Review of Dinopocalypse by Elise Lawrence

Ruckus has created an interactive and immersive theatre experience combining spoken word, dance, physical theatre, and, of course, dinosaurs.
Dinopocalypse, photographed by Geoff Lawrence, Creative Futures Photography

The experience of Dinopocalypse began before we reached the venue, with the Facebook event page containing messages from Dinocorp. Patrons were greeted at the door by experts, palaeontologists, and dinosaur translators, and were able to mingle with them at the bar prior to the presentation. Everyone was then separated into groups, each led by a Dinocorp guide, and the tours began.

Parts of the theatre experience do take place outside, so dress for the weather and wear comfortable shoes. After viewing and experiencing some of the dinosaur habitats and behaviours, the audience were brought back together for a Q&A session – what did the dinosaurs eat? Why had they come to the surface? What was Dinocorp doing to help them?

The cast and crew did a stellar job of managing a deliberately unpredictable performance and made full use of the theatre space, with settings and props changing seamlessly while the audience was elsewhere. All cast members could confidently answer questions about the dinosaurs, their history, habitat, etc. Costuming was excellent, and lighting and sound were used to great effect.

The physical theatre performed by the four dinosaurs was exceptional, and their interaction with the audience was thoughtful and thought-provoking. The show’s promotional material labels it “Jurassic Park meets Manus Island” and while it did explore ideas of assimilation and civilisation, the dinosaurs were presented as the ‘other’ in a way that left the audience feeling unsure. In a theatre space, we tend to believe what performers tell us – if you tell me that person is a dinosaur, I accept it as true. Dinopocalypse allowed the audience to question this process, and gave the opportunity for those questions to be asked and acted upon.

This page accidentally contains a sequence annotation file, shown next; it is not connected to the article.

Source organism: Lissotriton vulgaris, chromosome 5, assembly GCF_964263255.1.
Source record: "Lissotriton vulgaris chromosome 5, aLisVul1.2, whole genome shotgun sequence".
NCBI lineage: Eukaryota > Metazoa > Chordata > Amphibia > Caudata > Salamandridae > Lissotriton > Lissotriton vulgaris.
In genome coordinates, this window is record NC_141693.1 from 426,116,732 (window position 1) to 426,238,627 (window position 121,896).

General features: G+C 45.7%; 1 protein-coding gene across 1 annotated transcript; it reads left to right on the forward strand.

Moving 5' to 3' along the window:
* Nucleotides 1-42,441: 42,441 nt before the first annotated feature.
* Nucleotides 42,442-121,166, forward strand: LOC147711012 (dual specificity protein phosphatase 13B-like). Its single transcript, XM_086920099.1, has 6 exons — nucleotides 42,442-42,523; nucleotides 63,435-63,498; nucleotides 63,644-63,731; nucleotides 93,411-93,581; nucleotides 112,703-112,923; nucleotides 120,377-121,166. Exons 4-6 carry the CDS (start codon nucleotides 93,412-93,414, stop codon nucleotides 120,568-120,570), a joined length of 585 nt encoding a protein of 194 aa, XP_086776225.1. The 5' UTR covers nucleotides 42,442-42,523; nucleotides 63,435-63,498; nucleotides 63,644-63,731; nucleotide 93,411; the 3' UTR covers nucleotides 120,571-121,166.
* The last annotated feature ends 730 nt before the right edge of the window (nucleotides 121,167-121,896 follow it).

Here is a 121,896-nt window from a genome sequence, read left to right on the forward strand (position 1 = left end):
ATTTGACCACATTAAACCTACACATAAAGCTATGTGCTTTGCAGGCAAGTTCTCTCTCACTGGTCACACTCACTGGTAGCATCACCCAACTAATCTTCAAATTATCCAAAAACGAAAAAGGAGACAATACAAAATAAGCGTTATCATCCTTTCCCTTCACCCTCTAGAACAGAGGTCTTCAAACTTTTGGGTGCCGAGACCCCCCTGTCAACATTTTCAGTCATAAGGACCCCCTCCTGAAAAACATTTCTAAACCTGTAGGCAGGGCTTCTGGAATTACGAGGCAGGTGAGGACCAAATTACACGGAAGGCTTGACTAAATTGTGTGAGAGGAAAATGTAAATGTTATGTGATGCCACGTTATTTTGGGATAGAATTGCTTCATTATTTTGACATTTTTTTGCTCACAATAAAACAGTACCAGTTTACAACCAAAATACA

Speaking to others after the show, it became clear that different groups were shown different sides of Dinocorp, some aligning the dinosaurs’ plight more closely with socio-political issues. For example, no one could pass the ‘assimilation test’, and its difficulty kept increasing. I interpreted the show as a commentary on zoo culture and animal abuse, but that’s the beauty of this kind of theatre – everyone takes away something different from the experience.

Dinopocalypse is showing at Backbone Youth Arts, East Brisbane, on May 9, 11, 16 & 18 from 7pm. Read more and book tickets on their event page.

Review of May 11 performance.

Image credit: Geoff Lawrence, Creative Futures Photography.